Our initial work started as a result of discussions between myself and a colleague. The latter was an entomologist, interested in the relationship between host plant chemistry and herbivorous insect performance. My colleague was well aware that subtle changes in the amino acid composition of a plant could have major impacts on the performance of insects feeding on it. I was aware (from the literature) that air pollution could influence plant amino acid composition. Thus, ipso facto, we established the hypothesis that air pollution could alter pest infestations via changes in plant chemistry. We had no funding to test this hypothesis, but then in 1982 a gift arrived from Germany in the form of a student who wanted to carry out his Diplom Arbeit with us, and we suggested this topic. Probably one of the best decisions we ever made! As in other work, we developed a programme to verify the causality of field observations. For many years colleagues had worked on models to predict the outbreak of the serious sucking pest, black bean aphid, on crops in summer, by studying the number of eggs on its over winter host in different parts of the country. Consistently these models under predicted the outbreaks in areas impacted by the pollution plume downwind to the east of London. Thus we decided to investigate the impacts of SO2 and NO2 on this aphid. We fumigated the bean for short periods withSO2 and NO2 and then put the plants in clean air. Weighed aphids were caged on the leaves of fumigated plants and then reweighed three days later. It was demonstrated that the growth rate of aphids feeding on previously fumigated plants was increased above that of those on clean air controls. A parallel study examined the growth rate of aphids feeding on artificial diets, mimicking bean phloem sap, and showed no effect. Thus our hypothesis was confirmed that air pollution could change pest performance via effects on the host plant and most of our subsequent research has suggested that this is mediated via plant chemistry, particularly shifts in amino acid composition. Subsequently we have shown that this phenomenon is widely distributed across a wide range of pest/host plant systems. More confirmation of the relationship was determined by three further parts of the same investigation: a filtration study in central London showed the same effects, as did a transect exercise in which plants were exposed along a declining gradient of air pollution out from central London; finally an examination of aphid trap data around the UK showed that most species occurred at greater levels in areas with higher SO2 pollution. The magnitude of the response of these insects which have a very short life cycle, indicates that they could readily escape the control of their natural enemies in the form of predators and parasites. Subsequent research has confirmed this, including measurements of infestation by aphids on barley  in one of the field SO2 fumigation systems discussed earlier. Ozone has also been shown to affect aphid performance, mediated via the host plant. Our own work has shown in chamber filtration experiments in a rural area that the pollution climate of a relatively low O3 summer produced a substantial increase in colony size of black bean aphids feeding on beans. Other work has shown that O3 levels only just above the natural background can produce substantial increases in aphid growth rates. In the case of O3 there is evidence that there may be complex interactions with duration and temperature of exposure.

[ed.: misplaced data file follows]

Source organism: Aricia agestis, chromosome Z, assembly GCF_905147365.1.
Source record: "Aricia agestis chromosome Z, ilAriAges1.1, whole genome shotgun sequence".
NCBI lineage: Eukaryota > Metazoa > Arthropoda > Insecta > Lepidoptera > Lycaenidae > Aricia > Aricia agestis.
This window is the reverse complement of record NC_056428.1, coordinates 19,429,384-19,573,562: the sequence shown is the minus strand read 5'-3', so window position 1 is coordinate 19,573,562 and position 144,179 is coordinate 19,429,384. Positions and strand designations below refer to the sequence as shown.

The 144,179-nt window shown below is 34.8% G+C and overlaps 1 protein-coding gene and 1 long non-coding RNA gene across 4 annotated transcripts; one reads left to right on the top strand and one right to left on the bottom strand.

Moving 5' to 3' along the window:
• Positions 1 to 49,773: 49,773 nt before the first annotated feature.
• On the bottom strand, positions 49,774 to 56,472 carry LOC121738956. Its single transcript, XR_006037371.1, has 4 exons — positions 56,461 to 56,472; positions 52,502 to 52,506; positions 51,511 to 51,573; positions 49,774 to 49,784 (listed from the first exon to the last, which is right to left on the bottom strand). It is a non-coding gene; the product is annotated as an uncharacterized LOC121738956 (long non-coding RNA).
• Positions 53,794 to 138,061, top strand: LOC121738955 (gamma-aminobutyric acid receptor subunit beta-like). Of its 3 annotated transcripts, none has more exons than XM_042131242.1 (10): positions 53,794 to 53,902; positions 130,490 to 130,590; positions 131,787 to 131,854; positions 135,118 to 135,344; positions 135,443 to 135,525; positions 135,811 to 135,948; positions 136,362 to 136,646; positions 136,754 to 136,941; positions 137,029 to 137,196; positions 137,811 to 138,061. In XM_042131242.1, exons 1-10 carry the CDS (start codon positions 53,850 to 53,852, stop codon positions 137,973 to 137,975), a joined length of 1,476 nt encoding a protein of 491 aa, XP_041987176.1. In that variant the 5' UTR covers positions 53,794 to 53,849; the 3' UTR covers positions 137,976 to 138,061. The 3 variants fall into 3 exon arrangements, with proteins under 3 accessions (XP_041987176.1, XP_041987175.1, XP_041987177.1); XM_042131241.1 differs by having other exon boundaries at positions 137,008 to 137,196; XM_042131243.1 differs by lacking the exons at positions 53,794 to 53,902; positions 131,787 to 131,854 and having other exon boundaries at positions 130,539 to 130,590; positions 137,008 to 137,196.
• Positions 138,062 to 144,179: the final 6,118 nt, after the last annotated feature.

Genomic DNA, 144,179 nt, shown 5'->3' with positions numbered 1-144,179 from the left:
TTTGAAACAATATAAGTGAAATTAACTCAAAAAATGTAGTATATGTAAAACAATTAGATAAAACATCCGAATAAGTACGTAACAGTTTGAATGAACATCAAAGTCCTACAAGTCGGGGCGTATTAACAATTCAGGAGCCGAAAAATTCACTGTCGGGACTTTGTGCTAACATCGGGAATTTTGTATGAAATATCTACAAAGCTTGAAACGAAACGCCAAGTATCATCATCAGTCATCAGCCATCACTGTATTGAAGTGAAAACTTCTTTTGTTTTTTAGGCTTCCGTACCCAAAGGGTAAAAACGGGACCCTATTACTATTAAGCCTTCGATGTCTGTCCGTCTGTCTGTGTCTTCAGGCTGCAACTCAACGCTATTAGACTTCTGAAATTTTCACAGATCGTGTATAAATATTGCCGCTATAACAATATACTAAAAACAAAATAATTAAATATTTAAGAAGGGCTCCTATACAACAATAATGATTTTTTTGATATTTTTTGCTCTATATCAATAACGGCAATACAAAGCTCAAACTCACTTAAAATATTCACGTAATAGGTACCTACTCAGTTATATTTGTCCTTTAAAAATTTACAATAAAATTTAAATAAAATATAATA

The subject of air pollution impacts on plant response to natural stresses remains relatively little studied. Yet it has potentially very significant implications for crop production not least in developing countries. It has so far been totally ignored in the establishment of air quality standards and guidelines, with the single exception of the United Nations Economic Commission for Europe's incorporation of extreme low temperatures into the critical levels for forests and natural vegetation, which are lowered by 25% in such circumstances. My conclusion is that the world is missing the opportunity to address a really serious threat to food security, notably in developing countries. Everybody understands the importance of frost, drought, insect pests and pathogens. Few understand the direct impacts of air pollution on crops. And fewer still understand the potential for the first of these to be impacted by the second!


Davison, A.W. & Barnes, J.D. (2002) Air pollutant-biotic stress interactions. In: Bell, J.N.B. & Treshow, M. (eds.) . 2nd  edition. John Wiley & son, Chichester. Pp 359-377.

Flückiger, W., Braun, S. & Hiltbrunner, E. (2002) Effects of air pollutants on biotic stresses. In: Bell, J.N.B. & Treshow, M. (eds.) . 2nd  edition. John Wiley & son, Chichester. Pp 379-406.

This article has been reproduced from the Souvenir released during the Third International Conference

on Plants & Environmental Pollution (ICPEP-3) held at Lucknow from  28 November to 2 December 2005.